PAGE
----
Archive for October, 2009

New Business

Thursday, October 1st, 2009

Starting your own business during this prolonged recession may seem counterintuitive, but for others, the turbulent economy is just the right spark to ignite the entrepreneurial spirit.  Whether you’re business idea involves a new computer software, selling ice cream, or creating a production company, starting your own business requires careful planning and a lot of hard work.

After working on your business plan, analyzing the risks and rewards, strengths and weaknesses, and figuring out how you’ll finance your business, one important decision you’ll need to make is to decide which business structure best suits your plans:  S-corporation, C-corporation, Limited Liability Company, partnership, sole proprietor? 

Each type of entity has its particular requirements and restrictions, as well as advantages and disadvantages.  For example, if one of the owners of the new business will be another corporation, then an S-corporation will not be appropriate.   If the business will own real property, then an LLC may be attractive because of possible tax benefits.  And if there are multiple owners, you will need to think about agreements that deal with how to handle any future transfer of ownership.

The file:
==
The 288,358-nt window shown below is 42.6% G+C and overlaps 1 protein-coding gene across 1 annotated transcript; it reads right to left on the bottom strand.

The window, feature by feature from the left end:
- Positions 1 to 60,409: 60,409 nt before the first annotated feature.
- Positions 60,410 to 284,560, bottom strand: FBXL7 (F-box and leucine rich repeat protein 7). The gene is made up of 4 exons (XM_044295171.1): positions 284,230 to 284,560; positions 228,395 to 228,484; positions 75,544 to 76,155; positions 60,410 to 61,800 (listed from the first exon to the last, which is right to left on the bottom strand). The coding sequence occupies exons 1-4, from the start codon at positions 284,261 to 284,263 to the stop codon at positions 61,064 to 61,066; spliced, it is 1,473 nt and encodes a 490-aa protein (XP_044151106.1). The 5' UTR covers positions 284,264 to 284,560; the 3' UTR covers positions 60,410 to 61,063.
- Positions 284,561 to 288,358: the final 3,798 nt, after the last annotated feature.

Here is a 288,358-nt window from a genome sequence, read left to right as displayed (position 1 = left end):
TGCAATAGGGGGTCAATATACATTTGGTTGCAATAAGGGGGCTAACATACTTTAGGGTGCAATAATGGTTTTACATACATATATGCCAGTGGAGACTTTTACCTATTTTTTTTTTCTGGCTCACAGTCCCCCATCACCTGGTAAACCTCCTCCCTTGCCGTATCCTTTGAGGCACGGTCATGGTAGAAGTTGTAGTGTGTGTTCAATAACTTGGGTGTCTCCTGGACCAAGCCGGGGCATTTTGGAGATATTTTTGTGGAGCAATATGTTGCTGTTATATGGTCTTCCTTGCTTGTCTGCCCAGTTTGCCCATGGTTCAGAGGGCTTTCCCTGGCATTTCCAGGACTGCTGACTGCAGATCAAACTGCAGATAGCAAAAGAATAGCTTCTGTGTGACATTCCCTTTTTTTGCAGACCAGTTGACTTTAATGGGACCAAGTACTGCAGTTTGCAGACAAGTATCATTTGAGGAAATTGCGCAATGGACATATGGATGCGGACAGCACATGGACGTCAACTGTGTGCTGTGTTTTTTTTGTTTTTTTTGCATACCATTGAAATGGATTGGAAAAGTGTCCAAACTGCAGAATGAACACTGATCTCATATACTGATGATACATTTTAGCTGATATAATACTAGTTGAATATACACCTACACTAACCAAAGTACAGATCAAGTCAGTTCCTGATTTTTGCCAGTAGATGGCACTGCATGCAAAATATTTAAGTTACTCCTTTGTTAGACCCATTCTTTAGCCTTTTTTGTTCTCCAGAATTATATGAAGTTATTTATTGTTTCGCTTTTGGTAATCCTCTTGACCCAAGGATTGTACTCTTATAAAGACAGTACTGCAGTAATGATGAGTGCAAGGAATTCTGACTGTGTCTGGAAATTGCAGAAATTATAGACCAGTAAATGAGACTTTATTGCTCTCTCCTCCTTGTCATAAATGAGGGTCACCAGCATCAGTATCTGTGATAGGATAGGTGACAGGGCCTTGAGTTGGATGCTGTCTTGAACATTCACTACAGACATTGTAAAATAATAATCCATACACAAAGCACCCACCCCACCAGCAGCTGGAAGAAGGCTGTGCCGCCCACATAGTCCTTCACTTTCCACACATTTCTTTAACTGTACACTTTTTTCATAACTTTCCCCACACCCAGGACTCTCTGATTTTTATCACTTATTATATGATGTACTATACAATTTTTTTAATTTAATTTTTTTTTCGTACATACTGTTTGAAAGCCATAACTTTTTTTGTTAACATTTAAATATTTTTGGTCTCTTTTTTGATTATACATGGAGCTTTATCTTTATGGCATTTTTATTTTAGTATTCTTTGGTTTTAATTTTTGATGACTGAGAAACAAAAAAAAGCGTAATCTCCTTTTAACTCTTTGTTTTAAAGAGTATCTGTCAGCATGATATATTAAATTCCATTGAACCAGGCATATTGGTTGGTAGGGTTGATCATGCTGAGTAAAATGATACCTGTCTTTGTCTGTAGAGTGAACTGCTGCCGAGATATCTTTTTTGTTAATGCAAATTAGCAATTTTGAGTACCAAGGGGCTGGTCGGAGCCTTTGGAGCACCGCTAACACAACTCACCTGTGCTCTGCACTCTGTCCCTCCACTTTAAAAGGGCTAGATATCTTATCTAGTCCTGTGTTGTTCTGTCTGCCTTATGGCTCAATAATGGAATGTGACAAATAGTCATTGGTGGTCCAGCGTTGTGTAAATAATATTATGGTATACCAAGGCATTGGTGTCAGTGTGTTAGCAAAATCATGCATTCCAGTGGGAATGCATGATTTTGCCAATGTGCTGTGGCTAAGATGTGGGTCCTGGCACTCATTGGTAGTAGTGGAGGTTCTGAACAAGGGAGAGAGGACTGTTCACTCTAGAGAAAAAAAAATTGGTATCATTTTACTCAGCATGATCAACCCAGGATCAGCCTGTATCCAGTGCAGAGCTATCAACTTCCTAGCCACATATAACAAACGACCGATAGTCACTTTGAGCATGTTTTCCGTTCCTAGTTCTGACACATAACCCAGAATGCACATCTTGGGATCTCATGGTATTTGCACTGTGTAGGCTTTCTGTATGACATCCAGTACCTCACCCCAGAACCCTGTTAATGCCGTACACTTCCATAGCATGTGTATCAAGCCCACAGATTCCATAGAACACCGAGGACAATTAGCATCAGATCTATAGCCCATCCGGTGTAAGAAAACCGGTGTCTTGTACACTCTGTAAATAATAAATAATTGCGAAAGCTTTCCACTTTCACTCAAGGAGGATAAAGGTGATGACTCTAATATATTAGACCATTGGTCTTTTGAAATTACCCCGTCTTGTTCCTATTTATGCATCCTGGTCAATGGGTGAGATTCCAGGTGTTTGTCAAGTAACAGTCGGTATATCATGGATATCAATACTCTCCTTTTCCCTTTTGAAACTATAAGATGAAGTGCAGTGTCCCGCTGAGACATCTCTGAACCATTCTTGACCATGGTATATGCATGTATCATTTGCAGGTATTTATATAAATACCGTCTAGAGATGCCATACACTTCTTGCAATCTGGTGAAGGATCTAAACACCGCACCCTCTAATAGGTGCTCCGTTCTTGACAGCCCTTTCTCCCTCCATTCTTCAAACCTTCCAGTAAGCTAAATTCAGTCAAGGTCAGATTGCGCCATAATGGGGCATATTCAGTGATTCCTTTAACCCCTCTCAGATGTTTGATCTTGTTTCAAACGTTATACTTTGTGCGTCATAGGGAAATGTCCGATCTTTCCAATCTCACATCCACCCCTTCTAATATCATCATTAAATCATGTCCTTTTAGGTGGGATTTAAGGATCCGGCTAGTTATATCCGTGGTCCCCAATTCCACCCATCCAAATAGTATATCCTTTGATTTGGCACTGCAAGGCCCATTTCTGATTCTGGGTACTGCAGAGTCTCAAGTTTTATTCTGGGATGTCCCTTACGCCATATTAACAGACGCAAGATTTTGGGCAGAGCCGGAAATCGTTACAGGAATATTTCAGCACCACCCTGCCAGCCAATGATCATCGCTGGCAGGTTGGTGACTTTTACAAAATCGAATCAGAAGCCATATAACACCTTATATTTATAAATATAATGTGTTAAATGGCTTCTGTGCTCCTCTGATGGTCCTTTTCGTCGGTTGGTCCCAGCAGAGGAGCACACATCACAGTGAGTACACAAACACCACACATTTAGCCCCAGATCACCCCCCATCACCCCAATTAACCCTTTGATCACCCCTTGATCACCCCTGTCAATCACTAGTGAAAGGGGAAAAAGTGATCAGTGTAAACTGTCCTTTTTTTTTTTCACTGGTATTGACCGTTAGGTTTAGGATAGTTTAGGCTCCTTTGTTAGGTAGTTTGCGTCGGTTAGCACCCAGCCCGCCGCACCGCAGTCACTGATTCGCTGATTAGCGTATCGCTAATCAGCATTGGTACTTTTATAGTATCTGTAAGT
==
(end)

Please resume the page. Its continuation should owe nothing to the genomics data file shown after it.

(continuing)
Besides issues of entity formation, business owners needs to think about other important legal issues from the outset, including, but not limited to, commercial leases, vendor agreements, obtaining required licenses and permits, copyright and trademark issues, and, of course, hiring and firing employees.     

Without receiving sound legal advice upfront, business owners may soon find themselves besieged with unanticipated problems.  Instead of spending time growing their business, they may find themselves struggling with penalties and fines from government agencies, competition from copycat businesses, and lawsuits from disgruntled former employees.   

However, with a great business plan, solid legal advice, elbow grease, and a bit of luck, entrepreneurs can focuse on executing their business plan, rather than getting bogged down with costly distractions.  As Benjamin Franklin noted, “Remember that time is money.”  And, even in this economy, there’s no better time than the present.